Lest we forget, Republicans were un-American long before Trump | Dick Polman
In this January 2019 file photo from the U.S. Capitol, U.S. Senate Majority Leader Sen. Mitch McConnell (R-KY) (3rd R) speaks to members of the media as (L-R) Sen. John Barrasso (R-WY), Sen. John Thune (R-SD), President Donald Trump, Vice President Mike Pence, Sen. Roy Blunt (R-MO), Sen. Todd Young (R-IN) and Sen. Joni Ernst (R-IA) listen. McConnell has urged Trump to reconsider vetoing a bill that would rename military bases named for Confederates, and Ernst has said she’s in favor of renaming those bases. (Photo by Alex Wong, Getty Images)
MAGA’s last failed gasp – the moronic lawsuit that tried to argue Texas has the right to nullify the will of the people in key states that swung to President-elect Biden – was actually the culmination of the authoritarian impulse that has long been metastasizing inside the Republican party.
Trump didn’t inject this disease. He’s merely unleashed its most deadly elements.
Thirty years ago, Republicans began to nurture the belief that they had a divine right to rule and that the Democrats (buoyed by lots of voters who weren’t white) were, by definition, less than legitimate.
As historian David Greenberg pointed out, a conviction took hold of Republicans during the Reagan-Bush years that they were somehow the “majority party” and had a lock on the White House.
“When Bill Clinton debated whether to run for president in 1992, Hillary Clinton warned him that the Republicans considered themselves ‘anointed,’ almost entitled by natural law to win the presidency every time,” Greenberg wrote in the Atlantic last month. “Clinton’s victory did not dispel the resentment: Throughout Clinton’s presidency, Republicans branded him as ‘illegitimate’.”
Their big beef at the time was that Clinton had won only 43 percent of the popular vote in 1992. The fact that it was a three-person race, and that Clinton won a solid majority in the Electoral College, didn’t budge the GOP. And four years later, when incumbent Clinton was on the ballot and gliding to victory, Republican candidate Bob Dole publicly railed that dark forces in “the media” were trying to “steal the election.”
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Flash forward to 2008. As Barack Obama gained momentum, the Republican right began to whisper that he was a foreign-born Muslim and therefore an illegitimate candidate. This was long before Trump, the failed casino magnate, began to exploit the lie on Twitter.
The whispers got traction with the willfully ignorant. In one focus group, seven out of 12 participants falsely said that Obama was Muslim. This was Melinda, clearly the GOP’s dream voter: “I just really feel like he’s not a people pleaser as in the Americans, but the other people who don’t necessarily need to be pleased, the other, the enemies if you will, I don’t know. I’m just not real positive on that.”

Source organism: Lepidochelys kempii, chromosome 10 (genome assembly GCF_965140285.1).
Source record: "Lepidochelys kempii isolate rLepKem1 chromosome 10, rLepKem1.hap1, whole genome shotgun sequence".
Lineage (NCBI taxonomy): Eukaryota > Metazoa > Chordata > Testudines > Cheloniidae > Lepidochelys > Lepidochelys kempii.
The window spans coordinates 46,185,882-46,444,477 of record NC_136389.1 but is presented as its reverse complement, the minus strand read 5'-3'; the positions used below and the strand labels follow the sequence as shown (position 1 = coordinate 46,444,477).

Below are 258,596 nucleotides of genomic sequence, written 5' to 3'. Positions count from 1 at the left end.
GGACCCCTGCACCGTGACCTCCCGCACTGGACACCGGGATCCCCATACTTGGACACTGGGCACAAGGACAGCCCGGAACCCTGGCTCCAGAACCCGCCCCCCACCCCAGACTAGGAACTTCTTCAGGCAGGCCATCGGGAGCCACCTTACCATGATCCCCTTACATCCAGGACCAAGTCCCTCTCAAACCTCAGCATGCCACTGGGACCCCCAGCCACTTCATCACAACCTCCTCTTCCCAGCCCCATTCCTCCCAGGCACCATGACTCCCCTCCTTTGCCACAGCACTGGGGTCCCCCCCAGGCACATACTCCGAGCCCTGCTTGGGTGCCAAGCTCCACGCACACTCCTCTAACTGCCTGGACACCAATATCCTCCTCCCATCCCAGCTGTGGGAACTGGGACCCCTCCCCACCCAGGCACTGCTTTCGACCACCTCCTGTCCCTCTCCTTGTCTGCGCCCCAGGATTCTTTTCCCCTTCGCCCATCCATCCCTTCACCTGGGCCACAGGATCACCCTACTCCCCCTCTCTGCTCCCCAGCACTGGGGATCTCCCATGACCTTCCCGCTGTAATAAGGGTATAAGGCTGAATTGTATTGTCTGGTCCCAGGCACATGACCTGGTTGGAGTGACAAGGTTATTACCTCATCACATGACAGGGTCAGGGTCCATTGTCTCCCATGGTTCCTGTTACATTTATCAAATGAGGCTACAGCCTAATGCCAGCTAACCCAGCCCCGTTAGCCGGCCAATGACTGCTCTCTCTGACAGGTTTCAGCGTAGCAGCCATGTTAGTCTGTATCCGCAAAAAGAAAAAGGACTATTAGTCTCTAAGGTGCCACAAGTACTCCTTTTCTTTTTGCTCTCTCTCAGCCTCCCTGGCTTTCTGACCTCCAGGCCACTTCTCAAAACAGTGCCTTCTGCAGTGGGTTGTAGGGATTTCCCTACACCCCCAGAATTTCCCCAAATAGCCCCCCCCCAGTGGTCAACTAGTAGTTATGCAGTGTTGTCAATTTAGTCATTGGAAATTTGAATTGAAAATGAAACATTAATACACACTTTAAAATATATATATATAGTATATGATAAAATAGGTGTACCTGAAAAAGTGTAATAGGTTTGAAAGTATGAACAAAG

This attitude got worse during Obama’s first term, with the rise of the tea party. At one rally, an Idaho Republican congressman was wildly cheered when he said, “I’m fortunate enough to be an American citizen by birth, and I have the birth certificate to prove it!” When Republican House Speaker John Boehner was pressed to condemn such talk, he merely replied, “The American people have the right to think what they think.”
Then consider this assessment of the GOP, written by two nonpartisan Washington observers:
Republicans “have become more loyal to party than to country…at a time when the country faces unusually serious problems and grave threats. (Republicans have become) ideologically extreme; scornful of compromise; unpersuaded by conventional understanding of facts, evidence and science; and dismissive of the legitimacy of its political opposition…all but declaring war on the government.”
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Sure sounds like Trumpism. That was written this week, yes?
Nope. Veteran political scholars Norm Ornstein (headquartered at the conservative American Enterprise Institute) and Thomas Mann (at the liberal Brookings Institution) penned that conclusion eight years ago.
They correctly traced much of the Republican rot to Newt Gingrich, the 1990s rhetorical bomb-thrower, whose “attacks on partisan adversaries in the White House and Congress created a norm in which colleagues with different views became mortal enemies.”
Most notably, Ornstein and Mann said that most Americans were not aware of the GOP’s dangerous evolution because the mainstream press was not reporting it. Alas, they said, there was “a reflexive tendency of many in the mainstream press to use false equivalence” – at a time when Republican hostility to facts and science had no Democratic equivalents.
And when you factor in the racial component, it’s clear that today’s authoritarian behavior has deep roots. Trump is no outlier. He rose from the same swamp where Republicans have long chosen to swim. He has merely given them permission to indulge their un-American id.
So what we’re seeing, on the cusp of the Biden-Harris era, is their last-ditch attempt to overthrow democracy and peremptorily install a home-grown thug in the spirit of Putin and Erdogan.
At this point, only one major party is still committed to small-d democracy. If anti-MAGA Republicans don’t fight back during the next four years, it bodes ill for us as a nation.
Opinion contributor Dick Polman, a veteran national political columnist based in Philadelphia and a Writer in Residence at the University of Pennsylvania, writes at DickPolman.net. His work appears on Mondays on the Capital-Star’s Commentary Page. Readers may email him at [email protected].
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